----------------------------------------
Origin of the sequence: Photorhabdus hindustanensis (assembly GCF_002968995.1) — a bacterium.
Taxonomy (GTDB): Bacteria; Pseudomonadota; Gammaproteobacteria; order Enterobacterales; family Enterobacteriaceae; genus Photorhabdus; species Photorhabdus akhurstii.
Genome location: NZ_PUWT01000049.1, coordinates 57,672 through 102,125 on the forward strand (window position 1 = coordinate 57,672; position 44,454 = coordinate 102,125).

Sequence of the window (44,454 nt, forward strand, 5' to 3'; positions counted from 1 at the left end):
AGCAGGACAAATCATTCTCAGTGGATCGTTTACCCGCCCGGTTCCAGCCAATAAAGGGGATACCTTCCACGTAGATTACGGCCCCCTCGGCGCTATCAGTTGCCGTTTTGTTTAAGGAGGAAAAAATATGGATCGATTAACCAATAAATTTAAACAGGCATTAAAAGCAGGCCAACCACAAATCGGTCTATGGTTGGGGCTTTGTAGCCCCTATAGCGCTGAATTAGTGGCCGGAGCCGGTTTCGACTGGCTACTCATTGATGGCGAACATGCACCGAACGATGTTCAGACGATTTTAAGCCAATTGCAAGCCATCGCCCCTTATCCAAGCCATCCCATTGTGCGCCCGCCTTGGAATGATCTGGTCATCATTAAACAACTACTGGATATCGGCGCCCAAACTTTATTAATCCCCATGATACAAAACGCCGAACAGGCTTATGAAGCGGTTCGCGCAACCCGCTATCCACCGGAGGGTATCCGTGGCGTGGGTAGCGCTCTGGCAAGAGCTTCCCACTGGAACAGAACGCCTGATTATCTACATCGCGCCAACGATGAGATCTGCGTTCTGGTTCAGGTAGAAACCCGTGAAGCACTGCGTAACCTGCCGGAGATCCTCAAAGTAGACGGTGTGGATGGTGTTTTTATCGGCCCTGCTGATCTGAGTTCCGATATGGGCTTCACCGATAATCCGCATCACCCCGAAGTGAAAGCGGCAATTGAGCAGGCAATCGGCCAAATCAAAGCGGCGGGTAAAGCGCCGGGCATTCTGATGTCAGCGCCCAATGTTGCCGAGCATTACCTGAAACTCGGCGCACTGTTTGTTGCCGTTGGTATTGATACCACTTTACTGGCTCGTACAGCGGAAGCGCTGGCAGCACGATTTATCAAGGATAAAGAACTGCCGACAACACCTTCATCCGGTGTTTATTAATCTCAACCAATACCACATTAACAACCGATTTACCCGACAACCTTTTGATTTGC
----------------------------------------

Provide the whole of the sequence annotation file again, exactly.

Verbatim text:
Origin of the sequence: Photorhabdus hindustanensis (assembly GCF_002968995.1) — a bacterium.
Taxonomy (GTDB): Bacteria; Pseudomonadota; Gammaproteobacteria; order Enterobacterales; family Enterobacteriaceae; genus Photorhabdus; species Photorhabdus akhurstii.
Genome location: NZ_PUWT01000049.1, coordinates 57,672 through 102,125 on the forward strand (window position 1 = coordinate 57,672; position 44,454 = coordinate 102,125).

Sequence of the window (44,454 nt, forward strand, 5' to 3'; positions counted from 1 at the left end):
AGCAGGACAAATCATTCTCAGTGGATCGTTTACCCGCCCGGTTCCAGCCAATAAAGGGGATACCTTCCACGTAGATTACGGCCCCCTCGGCGCTATCAGTTGCCGTTTTGTTTAAGGAGGAAAAAATATGGATCGATTAACCAATAAATTTAAACAGGCATTAAAAGCAGGCCAACCACAAATCGGTCTATGGTTGGGGCTTTGTAGCCCCTATAGCGCTGAATTAGTGGCCGGAGCCGGTTTCGACTGGCTACTCATTGATGGCGAACATGCACCGAACGATGTTCAGACGATTTTAAGCCAATTGCAAGCCATCGCCCCTTATCCAAGCCATCCCATTGTGCGCCCGCCTTGGAATGATCTGGTCATCATTAAACAACTACTGGATATCGGCGCCCAAACTTTATTAATCCCCATGATACAAAACGCCGAACAGGCTTATGAAGCGGTTCGCGCAACCCGCTATCCACCGGAGGGTATCCGTGGCGTGGGTAGCGCTCTGGCAAGAGCTTCCCACTGGAACAGAACGCCTGATTATCTACATCGCGCCAACGATGAGATCTGCGTTCTGGTTCAGGTAGAAACCCGTGAAGCACTGCGTAACCTGCCGGAGATCCTCAAAGTAGACGGTGTGGATGGTGTTTTTATCGGCCCTGCTGATCTGAGTTCCGATATGGGCTTCACCGATAATCCGCATCACCCCGAAGTGAAAGCGGCAATTGAGCAGGCAATCGGCCAAATCAAAGCGGCGGGTAAAGCGCCGGGCATTCTGATGTCAGCGCCCAATGTTGCCGAGCATTACCTGAAACTCGGCGCACTGTTTGTTGCCGTTGGTATTGATACCACTTTACTGGCTCGTACAGCGGAAGCGCTGGCAGCACGATTTATCAAGGATAAAGAACTGCCGACAACACCTTCATCCGGTGTTTATTAATCTCAACCAATACCACATTAACAACCGATTTACCCGACAACCTTTTGATTTGC